The addition of Matt Chapman to the San Francisco Giants completes the new lineup, but will they have enough pitching to stay afloat in the NL West?

By | March 5, 2024

For the second straight season, the San Francisco Giants have been extremely active in free agency. Also for the second consecutive offseason, we’re left wondering if they’ve done enough to meaningfully change a projection that once again has them heading toward mediocrity.

Don’t get me wrong: This year’s crop of additions, most recently bolstered by the signing of third baseman Matt Chapman, looks much stronger than the hodgepodge of center they brought in a year ago. But in the broader context of San Francisco’s grand ambitions of bigger splashes (Aaron Judge and Carlos Correa last year; Shohei Ohtani and Yoshinobu Yamamoto this time), it’s hard not to view each subsequent move through the lens of comfort. And with the Giants’ top targets this offseason both landing with their biggest rivals along the California coast, this winter feels like a respectable pivot rather than a grand success.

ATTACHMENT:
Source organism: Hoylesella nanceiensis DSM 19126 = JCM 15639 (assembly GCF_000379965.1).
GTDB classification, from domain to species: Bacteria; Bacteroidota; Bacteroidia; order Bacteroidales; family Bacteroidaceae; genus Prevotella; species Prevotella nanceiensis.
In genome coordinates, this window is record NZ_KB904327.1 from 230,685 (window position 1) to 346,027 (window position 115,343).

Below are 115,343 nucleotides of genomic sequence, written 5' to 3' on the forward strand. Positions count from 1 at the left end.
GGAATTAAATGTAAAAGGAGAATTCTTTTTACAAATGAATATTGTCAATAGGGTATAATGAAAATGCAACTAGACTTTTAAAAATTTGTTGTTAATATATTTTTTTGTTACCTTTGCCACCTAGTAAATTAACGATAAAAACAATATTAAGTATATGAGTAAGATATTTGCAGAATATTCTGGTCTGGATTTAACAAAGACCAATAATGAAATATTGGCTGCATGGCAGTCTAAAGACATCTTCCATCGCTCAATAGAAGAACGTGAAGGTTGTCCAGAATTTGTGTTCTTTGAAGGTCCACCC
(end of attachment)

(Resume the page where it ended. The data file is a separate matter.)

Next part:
That said, the Giants front office deserves credit for making much more significant changes than they did a year ago. Last winter, after missing out on Judge (ouch) and turning down Correa’s mega-deal over concerns about his medical treatment (perhaps a wise decision), the Giants opted to split nearly $200 million among eight MLB free agents:

  • Mitch Haniger, 3 years, $43.5 million

  • Michael Conforto, 2 years, $36 million

  • Taylor Rogers, 3 years, $33 million

  • Ross Stripling, 2 years, $25 million

  • Sean Manaea, 2 years, $25 million

  • Joc Pederson, 1 year, $19.65 million (qualifying bid)